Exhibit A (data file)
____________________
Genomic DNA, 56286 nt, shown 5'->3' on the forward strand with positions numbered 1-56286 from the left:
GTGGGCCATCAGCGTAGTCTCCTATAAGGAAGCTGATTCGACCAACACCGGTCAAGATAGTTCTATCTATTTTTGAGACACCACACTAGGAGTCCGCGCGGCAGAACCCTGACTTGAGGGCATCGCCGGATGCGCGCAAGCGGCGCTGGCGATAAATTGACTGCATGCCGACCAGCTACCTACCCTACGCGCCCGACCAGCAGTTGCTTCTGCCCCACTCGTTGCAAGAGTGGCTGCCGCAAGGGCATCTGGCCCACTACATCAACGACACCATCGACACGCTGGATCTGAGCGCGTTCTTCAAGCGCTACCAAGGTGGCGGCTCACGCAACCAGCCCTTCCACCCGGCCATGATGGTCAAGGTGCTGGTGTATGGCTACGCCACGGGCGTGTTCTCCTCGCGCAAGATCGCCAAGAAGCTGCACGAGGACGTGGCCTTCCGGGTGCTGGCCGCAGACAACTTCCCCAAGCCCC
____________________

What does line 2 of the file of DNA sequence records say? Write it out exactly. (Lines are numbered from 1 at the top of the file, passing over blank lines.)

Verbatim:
GTGGGCCATCAGCGTAGTCTCCTATAAGGAAGCTGATTCGACCAACACCGGTCAAGATAGTTCTATCTATTTTTGAGACACCACACTAGGAGTCCGCGCGGCAGAACCCTGACTTGAGGGCATCGCCGGATGCGCGCAAGCGGCGCTGGCGATAAATTGACTGCATGCCGACCAGCTACCTACCCTACGCGCCCGACCAGCAGTTGCTTCTGCCCCACTCGTTGCAAGAGTGGCTGCCGCAAGGGCATCTGGCCCACTACATCAACGACACCATCGACACGCTGGATCTGAGCGCGTTCTTCAAGCGCTACCAAGGTGGCGGCTCACGCAACCAGCCCTTCCACCCGGCCATGATGGTCAAGGTGCTGGTGTATGGCTACGCCACGGGCGTGTTCTCCTCGCGCAAGATCGCCAAGAAGCTGCACGAGGACGTGGCCTTCCGGGTGCTGGCCGCAGACAACTTCCCCAAGCCCC